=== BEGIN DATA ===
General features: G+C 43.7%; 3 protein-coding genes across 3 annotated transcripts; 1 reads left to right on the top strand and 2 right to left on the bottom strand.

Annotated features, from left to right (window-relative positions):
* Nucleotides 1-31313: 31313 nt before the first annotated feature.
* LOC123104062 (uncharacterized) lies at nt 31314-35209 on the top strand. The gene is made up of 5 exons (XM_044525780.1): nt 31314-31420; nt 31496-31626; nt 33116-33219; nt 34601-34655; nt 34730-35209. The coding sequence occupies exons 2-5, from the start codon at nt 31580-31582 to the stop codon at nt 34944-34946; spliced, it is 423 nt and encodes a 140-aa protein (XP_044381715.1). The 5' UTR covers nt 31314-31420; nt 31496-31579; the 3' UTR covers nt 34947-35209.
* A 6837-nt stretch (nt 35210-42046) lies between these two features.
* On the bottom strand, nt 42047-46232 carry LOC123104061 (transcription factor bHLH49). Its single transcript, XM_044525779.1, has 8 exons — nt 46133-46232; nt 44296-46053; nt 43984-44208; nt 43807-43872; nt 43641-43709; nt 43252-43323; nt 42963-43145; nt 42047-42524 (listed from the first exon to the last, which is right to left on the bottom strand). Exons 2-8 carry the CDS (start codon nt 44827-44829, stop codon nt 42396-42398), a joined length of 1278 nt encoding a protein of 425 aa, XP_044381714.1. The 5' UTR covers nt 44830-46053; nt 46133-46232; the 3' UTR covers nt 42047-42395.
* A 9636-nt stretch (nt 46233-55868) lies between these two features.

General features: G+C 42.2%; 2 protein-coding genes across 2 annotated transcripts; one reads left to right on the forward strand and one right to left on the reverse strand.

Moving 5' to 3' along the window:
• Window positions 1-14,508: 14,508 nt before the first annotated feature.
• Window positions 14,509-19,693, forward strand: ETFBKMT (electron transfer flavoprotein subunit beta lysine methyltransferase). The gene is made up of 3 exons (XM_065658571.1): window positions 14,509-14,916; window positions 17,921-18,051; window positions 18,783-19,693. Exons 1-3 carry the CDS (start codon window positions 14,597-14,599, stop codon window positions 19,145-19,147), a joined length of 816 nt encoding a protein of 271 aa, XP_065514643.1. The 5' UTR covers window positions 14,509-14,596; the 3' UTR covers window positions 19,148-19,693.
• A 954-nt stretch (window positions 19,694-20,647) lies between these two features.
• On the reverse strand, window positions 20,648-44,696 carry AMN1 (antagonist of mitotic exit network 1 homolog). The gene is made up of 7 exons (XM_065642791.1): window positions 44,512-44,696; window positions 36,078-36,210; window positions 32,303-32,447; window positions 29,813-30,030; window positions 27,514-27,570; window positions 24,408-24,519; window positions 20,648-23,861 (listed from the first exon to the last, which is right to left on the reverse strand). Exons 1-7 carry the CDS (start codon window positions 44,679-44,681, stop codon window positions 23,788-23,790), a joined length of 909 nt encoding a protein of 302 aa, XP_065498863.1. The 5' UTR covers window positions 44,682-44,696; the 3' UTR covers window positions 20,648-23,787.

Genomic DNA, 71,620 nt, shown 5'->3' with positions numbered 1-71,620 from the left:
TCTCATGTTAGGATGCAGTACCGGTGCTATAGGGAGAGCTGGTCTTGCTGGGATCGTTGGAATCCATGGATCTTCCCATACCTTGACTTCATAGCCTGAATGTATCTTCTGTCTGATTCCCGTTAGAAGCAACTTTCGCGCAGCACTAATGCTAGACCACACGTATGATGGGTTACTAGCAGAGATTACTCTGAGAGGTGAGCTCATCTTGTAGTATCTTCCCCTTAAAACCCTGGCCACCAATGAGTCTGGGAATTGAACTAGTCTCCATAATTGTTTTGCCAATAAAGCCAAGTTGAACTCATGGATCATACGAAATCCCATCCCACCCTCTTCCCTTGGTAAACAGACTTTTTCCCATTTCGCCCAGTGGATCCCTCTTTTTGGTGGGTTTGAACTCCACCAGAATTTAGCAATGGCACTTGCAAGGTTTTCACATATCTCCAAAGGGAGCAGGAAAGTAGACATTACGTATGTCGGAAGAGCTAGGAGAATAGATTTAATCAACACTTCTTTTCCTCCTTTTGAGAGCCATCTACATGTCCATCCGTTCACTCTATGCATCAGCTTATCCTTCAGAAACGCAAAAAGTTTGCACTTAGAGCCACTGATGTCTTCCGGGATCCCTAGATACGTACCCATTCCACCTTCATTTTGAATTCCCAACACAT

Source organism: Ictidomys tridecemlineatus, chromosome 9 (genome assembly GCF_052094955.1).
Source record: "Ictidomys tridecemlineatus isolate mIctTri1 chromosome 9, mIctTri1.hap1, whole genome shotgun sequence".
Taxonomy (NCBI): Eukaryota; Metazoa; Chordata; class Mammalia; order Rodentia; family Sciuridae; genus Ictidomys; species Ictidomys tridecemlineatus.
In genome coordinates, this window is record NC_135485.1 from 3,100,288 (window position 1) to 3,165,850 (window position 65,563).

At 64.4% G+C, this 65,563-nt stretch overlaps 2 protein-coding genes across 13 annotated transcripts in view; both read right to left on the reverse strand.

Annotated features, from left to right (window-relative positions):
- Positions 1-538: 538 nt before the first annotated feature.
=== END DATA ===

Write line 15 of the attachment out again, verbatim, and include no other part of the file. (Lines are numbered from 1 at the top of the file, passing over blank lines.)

TCTCATGTTAGGATGCAGTACCGGTGCTATAGGGAGAGCTGGTCTTGCTGGGATCGTTGGAATCCATGGATCTTCCCATACCTTGACTTCATAGCCTGAATGTATCTTCTGTCTGATTCCCGTTAGAAGCAACTTTCGCGCAGCACTAATGCTAGACCACACGTATGATGGGTTACTAGCAGAGATTACTCTGAGAGGTGAGCTCATCTTGTAGTATCTTCCCCTTAAAACCCTGGCCACCAATGAGTCTGGGAATTGAACTAGTCTCCATAATTGTTTTGCCAATAAAGCCAAGTTGAACTCATGGATCATACGAAATCCCATCCCACCCTCTTCCCTTGGTAAACAGACTTTTTCCCATTTCGCCCAGTGGATCCCTCTTTTTGGTGGGTTTGAACTCCACCAGAATTTAGCAATGGCACTTGCAAGGTTTTCACATATCTCCAAAGGGAGCAGGAAAGTAGACATTACGTATGTCGGAAGAGCTAGGAGAATAGATTTAATCAACACTTCTTTTCCTCCTTTTGAGAGCCATCTACATGTCCATCCGTTCACTCTATGCATCAGCTTATCCTTCAGAAACGCAAAAAGTTTGCACTTAGAGCCACTGATGTCTTCCGGGATCCCTAGATACGTACCCATTCCACCTTCATTTTGAATTCCCAACACAT